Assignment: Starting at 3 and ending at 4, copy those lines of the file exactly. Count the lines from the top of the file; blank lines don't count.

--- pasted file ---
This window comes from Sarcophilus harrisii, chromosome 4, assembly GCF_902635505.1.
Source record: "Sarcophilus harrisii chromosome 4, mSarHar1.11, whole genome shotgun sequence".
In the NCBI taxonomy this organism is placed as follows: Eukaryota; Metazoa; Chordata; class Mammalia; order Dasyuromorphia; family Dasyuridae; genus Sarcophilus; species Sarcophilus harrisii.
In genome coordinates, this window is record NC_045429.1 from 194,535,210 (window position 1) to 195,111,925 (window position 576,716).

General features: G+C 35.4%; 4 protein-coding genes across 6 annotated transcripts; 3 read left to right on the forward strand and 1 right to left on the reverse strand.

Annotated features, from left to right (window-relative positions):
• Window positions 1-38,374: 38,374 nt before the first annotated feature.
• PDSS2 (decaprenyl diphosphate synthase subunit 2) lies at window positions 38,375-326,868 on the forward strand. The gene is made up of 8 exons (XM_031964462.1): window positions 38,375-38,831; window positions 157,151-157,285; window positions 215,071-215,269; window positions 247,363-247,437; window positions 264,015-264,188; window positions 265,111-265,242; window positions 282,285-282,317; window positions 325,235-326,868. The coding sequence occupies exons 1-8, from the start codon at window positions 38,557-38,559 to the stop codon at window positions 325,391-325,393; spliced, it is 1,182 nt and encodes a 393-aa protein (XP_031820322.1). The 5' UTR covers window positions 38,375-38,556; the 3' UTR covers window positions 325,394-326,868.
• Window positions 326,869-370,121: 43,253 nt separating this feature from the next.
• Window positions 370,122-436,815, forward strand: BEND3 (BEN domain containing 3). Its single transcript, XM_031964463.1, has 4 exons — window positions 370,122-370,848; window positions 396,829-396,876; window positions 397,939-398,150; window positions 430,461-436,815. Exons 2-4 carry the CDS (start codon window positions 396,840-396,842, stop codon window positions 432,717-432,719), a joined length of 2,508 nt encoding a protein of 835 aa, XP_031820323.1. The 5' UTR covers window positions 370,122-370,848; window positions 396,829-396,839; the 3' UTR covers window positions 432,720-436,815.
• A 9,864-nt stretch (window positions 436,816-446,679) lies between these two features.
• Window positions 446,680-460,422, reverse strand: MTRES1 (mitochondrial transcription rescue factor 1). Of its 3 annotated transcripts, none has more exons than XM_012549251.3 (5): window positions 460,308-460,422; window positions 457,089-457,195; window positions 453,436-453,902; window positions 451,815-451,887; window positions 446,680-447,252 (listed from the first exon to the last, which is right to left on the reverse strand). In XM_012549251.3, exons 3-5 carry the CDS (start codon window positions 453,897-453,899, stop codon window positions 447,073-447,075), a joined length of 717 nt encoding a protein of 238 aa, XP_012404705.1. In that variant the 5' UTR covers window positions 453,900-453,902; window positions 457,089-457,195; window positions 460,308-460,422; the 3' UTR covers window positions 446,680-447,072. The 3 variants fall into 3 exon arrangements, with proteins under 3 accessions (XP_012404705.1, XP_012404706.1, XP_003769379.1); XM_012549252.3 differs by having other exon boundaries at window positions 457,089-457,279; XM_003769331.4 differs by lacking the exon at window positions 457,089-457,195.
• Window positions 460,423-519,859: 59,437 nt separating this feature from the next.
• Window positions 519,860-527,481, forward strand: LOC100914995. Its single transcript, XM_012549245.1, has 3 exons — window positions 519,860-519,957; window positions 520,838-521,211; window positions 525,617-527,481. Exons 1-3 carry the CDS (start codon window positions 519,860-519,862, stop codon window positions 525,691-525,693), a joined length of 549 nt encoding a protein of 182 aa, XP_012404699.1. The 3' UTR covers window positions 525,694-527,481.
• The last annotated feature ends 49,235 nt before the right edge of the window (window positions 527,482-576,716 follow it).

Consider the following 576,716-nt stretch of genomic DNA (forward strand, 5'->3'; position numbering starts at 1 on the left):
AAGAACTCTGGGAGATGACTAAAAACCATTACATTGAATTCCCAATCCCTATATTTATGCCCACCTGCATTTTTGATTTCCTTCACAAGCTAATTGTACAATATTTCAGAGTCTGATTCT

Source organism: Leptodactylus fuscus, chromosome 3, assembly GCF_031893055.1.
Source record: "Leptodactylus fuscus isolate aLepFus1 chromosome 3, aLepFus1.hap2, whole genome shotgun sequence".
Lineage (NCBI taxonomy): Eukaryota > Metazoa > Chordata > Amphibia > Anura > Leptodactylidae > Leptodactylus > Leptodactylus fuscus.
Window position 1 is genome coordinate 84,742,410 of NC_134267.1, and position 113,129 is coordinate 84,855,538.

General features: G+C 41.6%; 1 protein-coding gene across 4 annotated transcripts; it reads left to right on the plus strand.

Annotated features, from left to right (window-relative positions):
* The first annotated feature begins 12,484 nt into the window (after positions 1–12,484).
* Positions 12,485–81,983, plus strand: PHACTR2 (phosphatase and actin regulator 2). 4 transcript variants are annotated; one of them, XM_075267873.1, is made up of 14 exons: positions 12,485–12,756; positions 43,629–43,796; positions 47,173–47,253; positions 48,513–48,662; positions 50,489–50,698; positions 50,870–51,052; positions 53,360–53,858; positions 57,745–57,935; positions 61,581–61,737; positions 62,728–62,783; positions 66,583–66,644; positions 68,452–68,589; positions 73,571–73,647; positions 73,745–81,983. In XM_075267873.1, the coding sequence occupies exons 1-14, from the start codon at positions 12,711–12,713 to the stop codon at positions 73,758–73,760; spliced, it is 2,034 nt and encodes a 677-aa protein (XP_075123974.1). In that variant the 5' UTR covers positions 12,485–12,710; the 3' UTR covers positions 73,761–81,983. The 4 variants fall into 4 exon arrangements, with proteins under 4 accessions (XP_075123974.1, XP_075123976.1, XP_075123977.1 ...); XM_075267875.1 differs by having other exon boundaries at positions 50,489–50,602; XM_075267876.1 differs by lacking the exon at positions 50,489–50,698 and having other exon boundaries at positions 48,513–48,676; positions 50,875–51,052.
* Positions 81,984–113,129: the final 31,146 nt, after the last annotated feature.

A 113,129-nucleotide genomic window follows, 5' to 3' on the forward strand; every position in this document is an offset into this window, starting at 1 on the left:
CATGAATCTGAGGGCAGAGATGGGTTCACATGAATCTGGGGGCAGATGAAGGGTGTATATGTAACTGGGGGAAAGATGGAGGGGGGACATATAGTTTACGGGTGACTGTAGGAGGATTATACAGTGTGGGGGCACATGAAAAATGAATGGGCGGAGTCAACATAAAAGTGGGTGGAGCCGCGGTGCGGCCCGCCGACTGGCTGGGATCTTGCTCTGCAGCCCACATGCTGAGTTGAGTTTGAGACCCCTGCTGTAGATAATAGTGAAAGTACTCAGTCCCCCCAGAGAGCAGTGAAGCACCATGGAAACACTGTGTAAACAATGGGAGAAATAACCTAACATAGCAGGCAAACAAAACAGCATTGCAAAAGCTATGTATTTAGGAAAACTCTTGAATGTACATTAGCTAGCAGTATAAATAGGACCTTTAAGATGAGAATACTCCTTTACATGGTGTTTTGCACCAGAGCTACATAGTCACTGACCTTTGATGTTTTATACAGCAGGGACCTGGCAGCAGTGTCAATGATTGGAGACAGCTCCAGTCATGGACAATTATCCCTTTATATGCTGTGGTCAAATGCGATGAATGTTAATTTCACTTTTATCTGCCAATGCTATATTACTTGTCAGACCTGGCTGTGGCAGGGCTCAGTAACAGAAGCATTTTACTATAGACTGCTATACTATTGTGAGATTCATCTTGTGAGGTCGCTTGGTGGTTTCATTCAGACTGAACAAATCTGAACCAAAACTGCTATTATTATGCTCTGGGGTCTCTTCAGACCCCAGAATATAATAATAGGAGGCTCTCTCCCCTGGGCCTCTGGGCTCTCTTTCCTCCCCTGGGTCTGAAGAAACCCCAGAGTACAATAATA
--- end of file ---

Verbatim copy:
In the NCBI taxonomy this organism is placed as follows: Eukaryota; Metazoa; Chordata; class Mammalia; order Dasyuromorphia; family Dasyuridae; genus Sarcophilus; species Sarcophilus harrisii.
In genome coordinates, this window is record NC_045429.1 from 194,535,210 (window position 1) to 195,111,925 (window position 576,716).